And we are now well into the next generation of video games. But while the graphics have changed, and the loading times have decreased, and the finances and time required to make games has skyrocketed a lot of corners are still being cut.
I recently tried to play Flatout Ultimate Carnage with a friend. I’d been telling him about this slicker, grittier version of Burnout and we were both looking forward to it. Oh, wait, no splitscreen multiplayer.
That’s right. A game that does XBox Live multiplayer to the nth degree (8 players) doesn’t allow a couple of buddies to kill some time on the one console. So we ended up playing Burnout: Revenge instead.
As a result of my disappointment at this, and the desperately cut-down Unreal Tournament 3 (which was in many peoples’ opinion, steps backward in gameplay from Unreal Tournament 2004), and many other instances of glaring omissions that I’ve seen in games lately, I’ve drafted the following manifesto for games to be considered “next-gen” in what actually matters: the gameplay and usability.
1) Games which offer “Deathmatch”, “Team Deathmatch”, “Capture the Flag”, and “Last Man Standing” game modes have to include other game modes as well to offer a variety of gameplay – too many games are offering these four as the bare minimum. Other popular ones include Assault, Conquest, Assassination, and Mutation (UT 2004).
2) Flexibility in multiplayer. These may include (the following are examples, not specifics) an optional regenerate health setting, an friendly fire setting (including friendly fire modifiers such as 50% of damage), an optional penalty for winning players, etc.
3) Games must offer an offline Instant Action mode. Too many gamers don’t have online access either temporarily or permanently to not allow this. S.T.A.L.K.E.R: Shadow of Chernobyl, one of my favourite games of recent times, has this problem.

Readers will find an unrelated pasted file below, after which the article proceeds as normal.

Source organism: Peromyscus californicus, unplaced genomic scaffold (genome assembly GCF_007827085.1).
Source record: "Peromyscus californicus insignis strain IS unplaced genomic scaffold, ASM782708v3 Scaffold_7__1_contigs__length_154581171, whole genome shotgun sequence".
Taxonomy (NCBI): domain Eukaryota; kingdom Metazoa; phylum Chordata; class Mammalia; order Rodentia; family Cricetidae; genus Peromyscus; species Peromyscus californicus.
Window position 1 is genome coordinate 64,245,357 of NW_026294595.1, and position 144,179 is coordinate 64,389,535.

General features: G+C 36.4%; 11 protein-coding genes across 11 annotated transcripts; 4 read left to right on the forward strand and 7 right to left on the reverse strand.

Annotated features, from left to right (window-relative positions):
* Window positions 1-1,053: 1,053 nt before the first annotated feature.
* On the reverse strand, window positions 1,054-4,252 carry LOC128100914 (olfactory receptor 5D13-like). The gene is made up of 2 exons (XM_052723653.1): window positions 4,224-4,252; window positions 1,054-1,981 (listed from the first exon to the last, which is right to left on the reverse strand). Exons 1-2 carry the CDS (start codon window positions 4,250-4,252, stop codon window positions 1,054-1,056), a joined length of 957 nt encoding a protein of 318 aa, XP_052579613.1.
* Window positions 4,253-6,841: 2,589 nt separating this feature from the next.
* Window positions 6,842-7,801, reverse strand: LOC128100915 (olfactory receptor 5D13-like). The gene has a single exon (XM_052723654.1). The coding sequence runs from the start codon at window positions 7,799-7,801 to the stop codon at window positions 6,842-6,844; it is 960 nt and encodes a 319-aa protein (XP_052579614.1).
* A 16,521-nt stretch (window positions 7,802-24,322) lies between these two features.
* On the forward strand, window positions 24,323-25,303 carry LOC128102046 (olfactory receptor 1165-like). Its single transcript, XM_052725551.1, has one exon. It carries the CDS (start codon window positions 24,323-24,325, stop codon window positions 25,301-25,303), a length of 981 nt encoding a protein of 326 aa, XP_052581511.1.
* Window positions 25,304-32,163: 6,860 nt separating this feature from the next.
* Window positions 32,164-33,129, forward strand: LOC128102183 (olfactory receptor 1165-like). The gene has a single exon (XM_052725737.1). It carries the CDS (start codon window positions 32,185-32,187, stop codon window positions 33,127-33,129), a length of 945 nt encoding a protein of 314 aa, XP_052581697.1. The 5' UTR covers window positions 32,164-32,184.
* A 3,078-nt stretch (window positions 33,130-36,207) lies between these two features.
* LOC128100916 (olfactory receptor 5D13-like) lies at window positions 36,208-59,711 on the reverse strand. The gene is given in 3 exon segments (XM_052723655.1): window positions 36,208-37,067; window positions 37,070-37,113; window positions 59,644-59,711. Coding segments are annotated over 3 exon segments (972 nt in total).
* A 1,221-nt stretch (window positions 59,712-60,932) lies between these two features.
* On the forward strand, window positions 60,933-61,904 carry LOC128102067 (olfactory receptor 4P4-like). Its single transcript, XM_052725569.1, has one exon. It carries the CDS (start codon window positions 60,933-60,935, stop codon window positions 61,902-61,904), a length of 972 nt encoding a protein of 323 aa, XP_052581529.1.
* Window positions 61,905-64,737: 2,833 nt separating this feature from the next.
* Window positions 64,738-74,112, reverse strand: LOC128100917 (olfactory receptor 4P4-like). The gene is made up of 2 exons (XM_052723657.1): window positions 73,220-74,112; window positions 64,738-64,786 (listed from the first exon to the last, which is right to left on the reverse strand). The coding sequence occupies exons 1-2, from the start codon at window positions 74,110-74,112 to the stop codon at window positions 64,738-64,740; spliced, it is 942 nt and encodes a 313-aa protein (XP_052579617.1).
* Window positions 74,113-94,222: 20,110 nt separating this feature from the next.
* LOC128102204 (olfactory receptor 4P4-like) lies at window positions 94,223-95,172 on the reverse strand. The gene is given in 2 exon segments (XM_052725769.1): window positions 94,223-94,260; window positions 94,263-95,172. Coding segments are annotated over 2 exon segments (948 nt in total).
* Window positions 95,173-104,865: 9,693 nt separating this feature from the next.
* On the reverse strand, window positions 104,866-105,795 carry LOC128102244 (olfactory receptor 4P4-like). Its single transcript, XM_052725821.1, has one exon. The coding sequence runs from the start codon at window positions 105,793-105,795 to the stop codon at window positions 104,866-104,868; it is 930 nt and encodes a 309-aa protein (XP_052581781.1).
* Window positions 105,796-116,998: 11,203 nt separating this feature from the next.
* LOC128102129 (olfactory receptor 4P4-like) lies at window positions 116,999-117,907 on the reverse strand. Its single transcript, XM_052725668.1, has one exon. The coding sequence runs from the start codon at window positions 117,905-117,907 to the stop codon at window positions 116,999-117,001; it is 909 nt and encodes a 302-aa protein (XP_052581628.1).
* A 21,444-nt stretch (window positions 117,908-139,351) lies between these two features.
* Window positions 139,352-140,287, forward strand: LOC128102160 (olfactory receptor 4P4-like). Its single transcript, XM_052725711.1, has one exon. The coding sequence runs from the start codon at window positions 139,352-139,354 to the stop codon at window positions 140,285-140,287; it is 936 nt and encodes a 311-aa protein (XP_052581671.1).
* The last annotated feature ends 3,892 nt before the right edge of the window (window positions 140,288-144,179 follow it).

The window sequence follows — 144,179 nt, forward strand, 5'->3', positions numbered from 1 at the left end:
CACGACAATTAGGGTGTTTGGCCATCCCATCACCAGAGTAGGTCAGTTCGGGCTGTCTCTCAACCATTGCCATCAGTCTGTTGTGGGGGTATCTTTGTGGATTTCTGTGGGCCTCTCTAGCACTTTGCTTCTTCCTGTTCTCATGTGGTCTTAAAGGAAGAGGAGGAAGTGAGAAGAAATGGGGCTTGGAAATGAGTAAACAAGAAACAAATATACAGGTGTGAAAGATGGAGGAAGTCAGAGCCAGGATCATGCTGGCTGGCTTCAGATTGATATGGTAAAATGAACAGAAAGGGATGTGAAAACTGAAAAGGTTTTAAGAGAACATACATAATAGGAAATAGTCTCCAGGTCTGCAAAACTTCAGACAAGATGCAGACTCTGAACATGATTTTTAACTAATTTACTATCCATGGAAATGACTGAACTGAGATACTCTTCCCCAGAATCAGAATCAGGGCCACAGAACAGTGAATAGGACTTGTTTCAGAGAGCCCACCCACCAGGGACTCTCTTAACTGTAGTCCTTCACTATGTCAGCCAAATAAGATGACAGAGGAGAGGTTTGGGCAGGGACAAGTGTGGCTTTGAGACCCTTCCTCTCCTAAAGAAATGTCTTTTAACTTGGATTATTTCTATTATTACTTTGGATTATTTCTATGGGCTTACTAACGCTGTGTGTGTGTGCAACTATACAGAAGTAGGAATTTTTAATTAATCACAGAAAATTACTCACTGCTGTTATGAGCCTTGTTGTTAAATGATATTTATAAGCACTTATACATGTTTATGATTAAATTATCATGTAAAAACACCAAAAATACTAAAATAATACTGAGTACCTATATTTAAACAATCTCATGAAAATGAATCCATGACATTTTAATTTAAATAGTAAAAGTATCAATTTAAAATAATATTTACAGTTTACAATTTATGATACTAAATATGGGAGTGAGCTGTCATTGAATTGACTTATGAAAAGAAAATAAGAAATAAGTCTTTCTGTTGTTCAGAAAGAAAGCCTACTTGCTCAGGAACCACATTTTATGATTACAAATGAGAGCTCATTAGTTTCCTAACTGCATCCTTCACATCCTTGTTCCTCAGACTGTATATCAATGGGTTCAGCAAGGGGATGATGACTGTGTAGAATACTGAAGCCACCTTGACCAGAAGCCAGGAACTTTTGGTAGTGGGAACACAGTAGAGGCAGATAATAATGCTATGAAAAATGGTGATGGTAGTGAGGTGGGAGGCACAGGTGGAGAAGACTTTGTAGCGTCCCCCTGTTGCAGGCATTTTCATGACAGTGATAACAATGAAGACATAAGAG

4) Games that include blood should include a “no blood” feature, regardless of age rating.
5) Missions in story or campaign driven game modes shouldn’t be simply “walk from A to B then back to A”, even if this is disguised as “fetch x for y”.
Interface and accessibility:
6) Plenty of gamers are deaf or play with the sound off. All in-game speech must have subtitles.
7) All subtitles and onscreen text must be clearly legible on Standard Definition televisions, widescreen or otherwise. This includes making sure that the text is on screen for long enough! A lot of people found Dead Rising’s missions difficult to complete to play well because mission critical instructions were given in unreadable text.
8 ) Loading screens should have something interesting for the player to watch, read, or do, as well as clearly showing the relative amount left to load.
9) Games that offer online multiplayer have to provide it in such a way that an inexperienced and spoilt child can set it up without a tantrum.
10) Console games that allow network multiplayer modes must allow splitscreen multiplayer modes to either the same amount or the maximum amount offered by the console.
Are you getting annoyed with next-gen games not being up to par? Anything you think should be added to the manifesto?
john@inx-gaming CO UK